There are plenty of healthy foods you can consume to keep your teeth strong and healthy. Many of them are staples of a healthy diet and won’t require any special trips to the store. Make sure you have these foods on hand to provide a healthy smile for everyone in your home.
One of the best things you can do for your teeth is to drink more water. You probably already knew that you need to be drinking plenty of water to maintain your overall health, but did you know that water also helps keep your mouth healthy? It does this by:
- Washing away substances that can harm your teeth
- Preventing dry mouth
Think of water as your new favorite mouthwash. It washes away bacteria that can harm your teeth as well as prevents dry mouth, which can contribute to tooth decay. Water pulls double-duty by both washing your teeth as well as helping produce more saliva for extra protection. Try to drink fluoridated water whenever you can to help strengthen your teeth.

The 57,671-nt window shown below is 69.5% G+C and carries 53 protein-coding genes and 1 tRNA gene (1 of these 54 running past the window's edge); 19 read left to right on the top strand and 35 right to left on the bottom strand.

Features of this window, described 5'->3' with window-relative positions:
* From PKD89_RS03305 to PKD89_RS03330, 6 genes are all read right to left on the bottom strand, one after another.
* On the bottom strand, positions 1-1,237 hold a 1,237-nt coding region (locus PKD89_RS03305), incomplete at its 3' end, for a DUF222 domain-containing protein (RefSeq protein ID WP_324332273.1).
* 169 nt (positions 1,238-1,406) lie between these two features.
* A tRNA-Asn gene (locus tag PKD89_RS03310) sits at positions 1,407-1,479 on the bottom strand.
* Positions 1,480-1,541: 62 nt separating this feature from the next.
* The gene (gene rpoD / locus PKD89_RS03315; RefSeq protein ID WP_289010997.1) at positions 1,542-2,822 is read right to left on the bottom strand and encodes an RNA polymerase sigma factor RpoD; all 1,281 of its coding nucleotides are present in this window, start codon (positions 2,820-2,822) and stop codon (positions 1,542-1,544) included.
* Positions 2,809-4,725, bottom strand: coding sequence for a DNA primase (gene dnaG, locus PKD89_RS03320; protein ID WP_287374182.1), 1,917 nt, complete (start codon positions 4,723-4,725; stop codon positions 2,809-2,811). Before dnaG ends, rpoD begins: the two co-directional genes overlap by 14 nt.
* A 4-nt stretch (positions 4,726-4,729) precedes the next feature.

Next, you want to be getting plenty of calcium in your diet. You can find this important mineral in:
- Calcium-fortified tofu
- Leafy green veggies
Keeping a variety of foods on-hand is the best way to make certain that you’re getting the right nutrients to support your oral health.
Another important macronutrient is protein. High-protein foods contain phosphorus which is known to strengthen your teeth, jaw, and gums. As an added bonus, phosphorus also helps rebuild tooth enamel!
To get the most out of your protein, eat plenty of:
Protein is also important for building muscle and maintaining a healthy weight. Add protein to your meals as well as snacks to make sure you’re getting enough to help sustain your overall health, but specifically to support your oral health.
Fruits and Vegetables
On top of other foods, you need to be eating plenty of fruits and vegetables. These plants are packed with vitamins that will keep your teeth healthy. And don’t worry about the sugar in fruit. Their fiber and water content more than make up for it. They also increase saliva production to help wash your teeth of any unwanted bacteria.
Foods to Avoid for Better Oral Health